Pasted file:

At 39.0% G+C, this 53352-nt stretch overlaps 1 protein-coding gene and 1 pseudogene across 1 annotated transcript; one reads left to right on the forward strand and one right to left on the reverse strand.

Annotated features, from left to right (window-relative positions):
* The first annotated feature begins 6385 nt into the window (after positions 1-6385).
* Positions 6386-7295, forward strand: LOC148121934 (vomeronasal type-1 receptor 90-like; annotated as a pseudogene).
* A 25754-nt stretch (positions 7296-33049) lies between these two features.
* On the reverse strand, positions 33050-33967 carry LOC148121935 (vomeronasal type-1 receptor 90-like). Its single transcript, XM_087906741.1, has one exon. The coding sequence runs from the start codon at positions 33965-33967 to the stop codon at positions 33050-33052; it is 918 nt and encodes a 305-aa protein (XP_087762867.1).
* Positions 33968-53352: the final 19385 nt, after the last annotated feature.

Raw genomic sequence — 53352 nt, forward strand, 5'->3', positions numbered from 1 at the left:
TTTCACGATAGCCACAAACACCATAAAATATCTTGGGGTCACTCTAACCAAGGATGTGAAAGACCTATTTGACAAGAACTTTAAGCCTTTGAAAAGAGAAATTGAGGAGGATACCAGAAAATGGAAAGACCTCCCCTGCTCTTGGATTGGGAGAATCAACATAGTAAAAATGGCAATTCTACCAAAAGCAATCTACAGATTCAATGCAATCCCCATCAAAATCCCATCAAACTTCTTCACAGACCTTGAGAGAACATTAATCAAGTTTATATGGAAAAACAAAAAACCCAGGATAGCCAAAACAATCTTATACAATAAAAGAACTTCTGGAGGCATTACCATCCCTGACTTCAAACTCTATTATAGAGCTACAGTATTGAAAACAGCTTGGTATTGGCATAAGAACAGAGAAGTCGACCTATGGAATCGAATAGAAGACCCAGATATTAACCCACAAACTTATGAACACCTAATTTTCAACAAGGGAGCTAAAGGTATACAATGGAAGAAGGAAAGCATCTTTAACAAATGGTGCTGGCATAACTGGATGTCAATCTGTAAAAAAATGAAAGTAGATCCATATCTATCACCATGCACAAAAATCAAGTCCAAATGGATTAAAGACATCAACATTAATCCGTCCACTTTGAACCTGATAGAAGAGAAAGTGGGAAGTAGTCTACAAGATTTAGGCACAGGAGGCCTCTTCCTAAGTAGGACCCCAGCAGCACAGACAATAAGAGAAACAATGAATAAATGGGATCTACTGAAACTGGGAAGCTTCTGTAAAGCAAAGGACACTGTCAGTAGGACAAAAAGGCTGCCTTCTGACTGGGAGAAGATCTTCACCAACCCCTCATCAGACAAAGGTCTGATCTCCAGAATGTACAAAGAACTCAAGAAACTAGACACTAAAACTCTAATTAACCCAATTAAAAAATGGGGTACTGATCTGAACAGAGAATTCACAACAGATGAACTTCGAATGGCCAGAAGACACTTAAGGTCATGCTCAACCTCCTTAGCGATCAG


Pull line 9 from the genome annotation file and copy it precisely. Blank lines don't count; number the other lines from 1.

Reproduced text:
TTTCACGATAGCCACAAACACCATAAAATATCTTGGGGTCACTCTAACCAAGGATGTGAAAGACCTATTTGACAAGAACTTTAAGCCTTTGAAAAGAGAAATTGAGGAGGATACCAGAAAATGGAAAGACCTCCCCTGCTCTTGGATTGGGAGAATCAACATAGTAAAAATGGCAATTCTACCAAAAGCAATCTACAGATTCAATGCAATCCCCATCAAAATCCCATCAAACTTCTTCACAGACCTTGAGAGAACATTAATCAAGTTTATATGGAAAAACAAAAAACCCAGGATAGCCAAAACAATCTTATACAATAAAAGAACTTCTGGAGGCATTACCATCCCTGACTTCAAACTCTATTATAGAGCTACAGTATTGAAAACAGCTTGGTATTGGCATAAGAACAGAGAAGTCGACCTATGGAATCGAATAGAAGACCCAGATATTAACCCACAAACTTATGAACACCTAATTTTCAACAAGGGAGCTAAAGGTATACAATGGAAGAAGGAAAGCATCTTTAACAAATGGTGCTGGCATAACTGGATGTCAATCTGTAAAAAAATGAAAGTAGATCCATATCTATCACCATGCACAAAAATCAAGTCCAAATGGATTAAAGACATCAACATTAATCCGTCCACTTTGAACCTGATAGAAGAGAAAGTGGGAAGTAGTCTACAAGATTTAGGCACAGGAGGCCTCTTCCTAAGTAGGACCCCAGCAGCACAGACAATAAGAGAAACAATGAATAAATGGGATCTACTGAAACTGGGAAGCTTCTGTAAAGCAAAGGACACTGTCAGTAGGACAAAAAGGCTGCCTTCTGACTGGGAGAAGATCTTCACCAACCCCTCATCAGACAAAGGTCTGATCTCCAGAATGTACAAAGAACTCAAGAAACTAGACACTAAAACTCTAATTAACCCAATTAAAAAATGGGGTACTGATCTGAACAGAGAATTCACAACAGATGAACTTCGAATGGCCAGAAGACACTTAAGGTCATGCTCAACCTCCTTAGCGATCAG